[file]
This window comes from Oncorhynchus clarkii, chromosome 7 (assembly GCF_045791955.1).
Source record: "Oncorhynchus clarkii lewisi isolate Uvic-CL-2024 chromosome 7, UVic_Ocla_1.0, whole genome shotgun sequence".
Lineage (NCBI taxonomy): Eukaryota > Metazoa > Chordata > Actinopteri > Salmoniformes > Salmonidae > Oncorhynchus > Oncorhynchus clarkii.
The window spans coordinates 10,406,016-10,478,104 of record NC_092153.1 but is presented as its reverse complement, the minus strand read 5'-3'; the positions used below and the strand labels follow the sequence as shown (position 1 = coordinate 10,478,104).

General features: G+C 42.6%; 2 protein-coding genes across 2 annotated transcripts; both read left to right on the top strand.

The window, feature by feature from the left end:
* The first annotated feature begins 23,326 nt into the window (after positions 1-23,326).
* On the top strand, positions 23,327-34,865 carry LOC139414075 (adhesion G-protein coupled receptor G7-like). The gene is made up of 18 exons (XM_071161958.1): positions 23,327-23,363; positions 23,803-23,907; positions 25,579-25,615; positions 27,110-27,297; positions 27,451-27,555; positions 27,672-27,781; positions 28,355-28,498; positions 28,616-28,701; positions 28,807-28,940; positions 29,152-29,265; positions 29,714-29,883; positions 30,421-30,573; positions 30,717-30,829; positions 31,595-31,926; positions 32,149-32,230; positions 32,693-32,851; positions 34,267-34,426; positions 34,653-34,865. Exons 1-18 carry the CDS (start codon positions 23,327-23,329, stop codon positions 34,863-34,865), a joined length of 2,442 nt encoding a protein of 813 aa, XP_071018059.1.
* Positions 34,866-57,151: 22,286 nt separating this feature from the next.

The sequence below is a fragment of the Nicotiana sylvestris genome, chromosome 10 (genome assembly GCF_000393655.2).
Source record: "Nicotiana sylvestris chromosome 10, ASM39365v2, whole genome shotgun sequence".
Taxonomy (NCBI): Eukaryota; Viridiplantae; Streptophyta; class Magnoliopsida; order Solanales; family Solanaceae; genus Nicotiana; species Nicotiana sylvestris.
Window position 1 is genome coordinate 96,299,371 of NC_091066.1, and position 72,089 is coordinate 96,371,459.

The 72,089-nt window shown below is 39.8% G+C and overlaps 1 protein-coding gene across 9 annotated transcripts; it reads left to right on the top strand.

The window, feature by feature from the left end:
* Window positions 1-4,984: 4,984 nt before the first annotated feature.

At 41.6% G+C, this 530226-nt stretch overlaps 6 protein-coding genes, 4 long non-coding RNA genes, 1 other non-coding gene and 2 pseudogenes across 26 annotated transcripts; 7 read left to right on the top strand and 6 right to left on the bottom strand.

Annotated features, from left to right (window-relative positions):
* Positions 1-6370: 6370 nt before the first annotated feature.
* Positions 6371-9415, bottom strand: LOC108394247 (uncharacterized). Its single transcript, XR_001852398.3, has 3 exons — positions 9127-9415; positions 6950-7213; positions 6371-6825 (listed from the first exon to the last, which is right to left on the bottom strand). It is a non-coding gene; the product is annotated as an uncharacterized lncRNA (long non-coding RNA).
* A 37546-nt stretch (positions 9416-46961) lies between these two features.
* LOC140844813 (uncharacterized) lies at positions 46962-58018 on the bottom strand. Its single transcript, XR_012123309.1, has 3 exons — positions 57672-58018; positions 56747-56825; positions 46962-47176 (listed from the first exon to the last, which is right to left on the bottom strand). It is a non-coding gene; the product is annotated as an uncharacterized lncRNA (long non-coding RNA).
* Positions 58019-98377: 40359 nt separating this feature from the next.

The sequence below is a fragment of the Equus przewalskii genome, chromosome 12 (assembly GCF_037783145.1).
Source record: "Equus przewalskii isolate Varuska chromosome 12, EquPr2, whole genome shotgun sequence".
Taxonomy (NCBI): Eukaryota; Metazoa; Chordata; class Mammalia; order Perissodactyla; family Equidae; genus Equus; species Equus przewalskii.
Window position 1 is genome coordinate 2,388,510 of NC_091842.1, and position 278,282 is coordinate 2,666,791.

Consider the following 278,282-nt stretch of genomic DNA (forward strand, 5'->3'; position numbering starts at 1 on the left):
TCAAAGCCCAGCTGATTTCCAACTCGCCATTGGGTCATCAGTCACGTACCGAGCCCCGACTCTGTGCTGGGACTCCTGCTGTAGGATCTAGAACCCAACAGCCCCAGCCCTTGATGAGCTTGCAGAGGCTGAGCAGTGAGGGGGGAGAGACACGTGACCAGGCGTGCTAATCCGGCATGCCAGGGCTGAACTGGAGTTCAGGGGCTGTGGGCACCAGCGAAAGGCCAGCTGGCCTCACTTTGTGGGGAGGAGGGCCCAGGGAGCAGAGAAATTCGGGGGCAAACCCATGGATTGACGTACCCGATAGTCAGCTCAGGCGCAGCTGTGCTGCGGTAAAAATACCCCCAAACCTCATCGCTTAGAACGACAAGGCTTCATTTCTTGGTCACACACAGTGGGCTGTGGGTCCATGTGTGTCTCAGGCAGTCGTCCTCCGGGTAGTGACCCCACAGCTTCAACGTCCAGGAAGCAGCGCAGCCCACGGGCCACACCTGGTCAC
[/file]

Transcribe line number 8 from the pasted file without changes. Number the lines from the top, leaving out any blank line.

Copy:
* On the top strand, positions 23,327-34,865 carry LOC139414075 (adhesion G-protein coupled receptor G7-like). The gene is made up of 18 exons (XM_071161958.1): positions 23,327-23,363; positions 23,803-23,907; positions 25,579-25,615; positions 27,110-27,297; positions 27,451-27,555; positions 27,672-27,781; positions 28,355-28,498; positions 28,616-28,701; positions 28,807-28,940; positions 29,152-29,265; positions 29,714-29,883; positions 30,421-30,573; positions 30,717-30,829; positions 31,595-31,926; positions 32,149-32,230; positions 32,693-32,851; positions 34,267-34,426; positions 34,653-34,865. Exons 1-18 carry the CDS (start codon positions 23,327-23,329, stop codon positions 34,863-34,865), a joined length of 2,442 nt encoding a protein of 813 aa, XP_071018059.1.